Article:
Finally, one can search using character classes and repetition counts. To create a character class, use [<characters here>] to create a new character class. You can use shortcuts in some languages, such as [\w] to specify all word characters. To do a nonmatching character class, use the syntax [^<characters here>] to create a list of characters you don't want to match. You can then specify how many times you want this to repeat with the {<count number here>} syntax to match exactly the specified number of repetitions, {x, m} to match between X and M times inclusive, or {x, } to match X or more times preferring more matches.

If you want to learn more about regex I highly recommend reading the tutorials over at They have a great set of lessons that greatly helped speed up the learning process.

Practical Examples

Now that we have gone over some of the common regex patterns and taken a look at both literal and regex based searches in SourceGraph, let's take a look at some practical examples of how I have used these types of searches in my work with Metasploit.

In one case I was curious to know where the metasploit/framework/hashes library was being used. This library is often used to identify hash types from a string before saving them into the database. I knew from the existing file that this is typically included using the command require 'metasploit/framework/hashes' so I created a search query using the global context with the search string context:@tekwizz123/Metasploit-Framework require 'metasploit/framework/hashes'.

This search uses the @tekwizz123/Metasploit-Framework context, which just does repo:^github\.com/rapid7/metasploit-framework$ to ensure that we are just searching the Metasploit Framework repository. You can read more about search contexts in my previous article at

Searching for this shows 28 files that use this line to import the hashes library, so I can get a good idea of what modules are using this code and might be affected by changes to it:

Another example that I recently had to do was that we noticed that the RailGun API wasn't updated to support 64-bit payloads in some circumstances, which was leading to sessions crashing because 64-bit long pointer addresses were being truncated to 32-bit long pointer addresses, leading to access to invalid memory.

What I realized was a lot of this was related to our use of PDWORD in our definition files to declare the return value as a pointer to a DWORD, when in some cases this was not the correct return type to use. I started my search by searching for all files containing the word PDWORD which were also Ruby files by using the search context:global repo:^github\.com/rapid7/metasploit-framework$ PDWORD lang:ruby.

Looking through these results we see a few definition files however the one that caught my eye was lib/rex/post/meterpreter/extensions/stdapi/railgun/library.rb, and specifically its mention of native when performing a Ruby unpack() operation. I quickly looked up the notation for unpack() at and noticed the V syntax being used was for a 32-bit unsigned value in little-endian byte order, as shown at for out only buffers.

Interestingly though, we can also see that there is an unpack operation which uses the variable native when specifying a PULONG_PTR type. If we hover over this in SourceGraph we can see it is defined as Q<:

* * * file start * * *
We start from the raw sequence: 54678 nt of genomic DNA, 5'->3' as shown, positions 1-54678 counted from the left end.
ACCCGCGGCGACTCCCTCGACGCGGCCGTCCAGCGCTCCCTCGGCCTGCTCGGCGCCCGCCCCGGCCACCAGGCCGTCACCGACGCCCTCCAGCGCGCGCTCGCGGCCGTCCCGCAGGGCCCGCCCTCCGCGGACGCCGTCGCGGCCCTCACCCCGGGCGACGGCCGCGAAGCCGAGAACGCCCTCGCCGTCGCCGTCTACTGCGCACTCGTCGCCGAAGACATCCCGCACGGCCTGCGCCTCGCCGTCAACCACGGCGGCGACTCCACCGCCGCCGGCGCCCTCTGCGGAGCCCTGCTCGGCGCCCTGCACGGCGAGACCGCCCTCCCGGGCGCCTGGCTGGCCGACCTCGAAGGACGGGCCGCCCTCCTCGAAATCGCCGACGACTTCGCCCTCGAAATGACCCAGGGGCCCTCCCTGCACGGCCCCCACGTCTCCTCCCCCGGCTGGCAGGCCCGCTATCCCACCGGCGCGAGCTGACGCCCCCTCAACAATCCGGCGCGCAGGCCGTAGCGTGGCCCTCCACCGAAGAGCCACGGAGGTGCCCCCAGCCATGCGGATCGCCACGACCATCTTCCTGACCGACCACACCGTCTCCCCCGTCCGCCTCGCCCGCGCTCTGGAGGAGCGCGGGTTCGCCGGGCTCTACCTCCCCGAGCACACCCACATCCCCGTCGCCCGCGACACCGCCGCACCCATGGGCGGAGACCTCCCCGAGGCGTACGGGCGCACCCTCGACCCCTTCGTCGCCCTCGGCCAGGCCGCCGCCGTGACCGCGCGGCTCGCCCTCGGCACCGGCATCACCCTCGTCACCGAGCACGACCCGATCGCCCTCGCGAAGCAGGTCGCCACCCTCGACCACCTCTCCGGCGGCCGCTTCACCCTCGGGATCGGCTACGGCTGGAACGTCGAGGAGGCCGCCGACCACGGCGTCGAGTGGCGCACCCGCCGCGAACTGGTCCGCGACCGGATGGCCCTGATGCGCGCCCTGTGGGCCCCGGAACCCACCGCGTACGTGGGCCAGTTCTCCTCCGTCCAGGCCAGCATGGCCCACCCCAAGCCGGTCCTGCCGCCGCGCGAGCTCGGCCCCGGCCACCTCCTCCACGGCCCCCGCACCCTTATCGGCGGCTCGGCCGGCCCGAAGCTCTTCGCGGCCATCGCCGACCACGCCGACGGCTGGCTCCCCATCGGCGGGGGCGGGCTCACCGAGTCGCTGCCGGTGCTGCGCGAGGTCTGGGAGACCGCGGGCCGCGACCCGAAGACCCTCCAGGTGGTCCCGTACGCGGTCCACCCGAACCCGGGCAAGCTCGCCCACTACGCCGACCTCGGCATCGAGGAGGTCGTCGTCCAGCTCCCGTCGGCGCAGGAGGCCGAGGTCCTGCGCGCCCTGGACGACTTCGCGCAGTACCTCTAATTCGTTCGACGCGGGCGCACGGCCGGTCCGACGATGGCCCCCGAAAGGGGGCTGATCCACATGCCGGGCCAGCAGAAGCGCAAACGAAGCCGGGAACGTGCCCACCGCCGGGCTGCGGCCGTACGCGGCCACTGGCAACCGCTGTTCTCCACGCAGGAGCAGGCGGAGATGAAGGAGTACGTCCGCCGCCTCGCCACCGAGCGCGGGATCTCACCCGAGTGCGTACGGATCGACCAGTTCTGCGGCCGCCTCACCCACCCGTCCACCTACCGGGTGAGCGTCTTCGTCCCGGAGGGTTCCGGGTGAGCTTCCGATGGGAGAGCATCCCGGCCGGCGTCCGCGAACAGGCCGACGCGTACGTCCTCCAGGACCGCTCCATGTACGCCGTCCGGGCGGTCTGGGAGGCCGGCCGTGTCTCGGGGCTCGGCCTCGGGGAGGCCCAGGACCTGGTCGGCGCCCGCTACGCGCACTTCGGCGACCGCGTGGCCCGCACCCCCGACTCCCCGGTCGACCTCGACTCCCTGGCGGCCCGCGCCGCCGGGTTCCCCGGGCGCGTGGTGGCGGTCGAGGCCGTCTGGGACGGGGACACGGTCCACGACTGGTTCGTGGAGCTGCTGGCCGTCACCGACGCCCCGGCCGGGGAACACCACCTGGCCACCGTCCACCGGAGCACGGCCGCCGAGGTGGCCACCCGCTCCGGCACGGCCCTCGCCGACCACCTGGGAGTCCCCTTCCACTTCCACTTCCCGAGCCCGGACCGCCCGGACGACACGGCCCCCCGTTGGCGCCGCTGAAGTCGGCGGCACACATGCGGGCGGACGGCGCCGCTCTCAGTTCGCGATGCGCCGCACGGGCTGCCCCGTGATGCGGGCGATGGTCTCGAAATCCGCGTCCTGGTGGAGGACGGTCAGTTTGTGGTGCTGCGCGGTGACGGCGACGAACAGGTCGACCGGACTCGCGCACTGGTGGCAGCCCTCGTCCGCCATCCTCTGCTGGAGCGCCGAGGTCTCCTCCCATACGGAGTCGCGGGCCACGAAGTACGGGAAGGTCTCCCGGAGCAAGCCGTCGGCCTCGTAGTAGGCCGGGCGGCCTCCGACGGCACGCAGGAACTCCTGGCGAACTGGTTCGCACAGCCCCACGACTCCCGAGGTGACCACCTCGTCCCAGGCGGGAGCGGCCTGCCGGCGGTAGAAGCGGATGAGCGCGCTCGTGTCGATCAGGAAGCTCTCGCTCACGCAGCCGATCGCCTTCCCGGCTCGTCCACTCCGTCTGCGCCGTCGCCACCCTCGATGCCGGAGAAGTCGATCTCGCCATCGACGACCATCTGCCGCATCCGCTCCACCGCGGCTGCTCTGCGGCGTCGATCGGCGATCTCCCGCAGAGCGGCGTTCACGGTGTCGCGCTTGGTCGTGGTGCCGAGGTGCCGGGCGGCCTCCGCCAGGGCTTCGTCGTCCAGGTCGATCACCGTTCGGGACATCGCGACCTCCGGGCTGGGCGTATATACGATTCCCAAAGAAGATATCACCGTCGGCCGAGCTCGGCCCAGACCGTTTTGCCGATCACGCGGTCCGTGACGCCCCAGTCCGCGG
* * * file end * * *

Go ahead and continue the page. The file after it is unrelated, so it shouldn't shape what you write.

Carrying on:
Clicking Go to definition shows us something interesting. Within the build_response function we have a check that will set native to Q< if the platform architecture is ARCH_X64, aka the target is a 64-bit platform, or V if it is ARCH_X86, aka a 32-bit platform. This matches our initial observation that the numbers were being truncated.

Going back to our original search of context:global repo:^github\.com/rapid7/metasploit-framework$ PDWORD lang:ruby and scrolling down a bit more, we can see a lot of definition files under the path lib/rex/post/meterpreter/extensions/stdapi/railgun/def/windows/ that define functions for various calls with the syntax ["<return type>", "<function name>", "<direction>"] where the return type might be something like PDWORD, the function name is the name of the function, and the direction is the direction of the buffer such as in for an input-only buffer, out for an output-only buffer, or inout for a buffer that both sends input and receives output.

I was interested in only those fields defined as being a PDWORD type though so I wrote a regex query to filter these out, ignoring both the function name and direction, with the query \[['"]PDWORD['"].*['"](in)?out['"]\] which will search for anything starting with a [ and ending in ] that also contains the keyword PDWORD wrapped in either single or double quotes, followed by any series of characters, and then the word out or inout in single or double quotes to denote that buffer is also an output buffer.

From this, we get 396 results which are spread across 13 files, which we can now work through to verify and update the calls as needs be to be compatible with x64 sessions:


With some knowledge of how to do regex searches as literal searches in SourceGraph, as well as how to toggle the case sensitivity and Smart Search settings, you should be able to use SourceGraph to solve a wide variety of common scenarios within your everyday workflow that require the ability to locate certain functionality within one or more codebases.

The next tutorial will focus on one final feature of SourceGraph that I'd like to showcase, namely the Structural Search option. This one is a little bit more complex, so we'll dive into this deeper in the next tutorial and explore some more of the intricacies surrounding this search type, which is fairly unique to SourceGraph.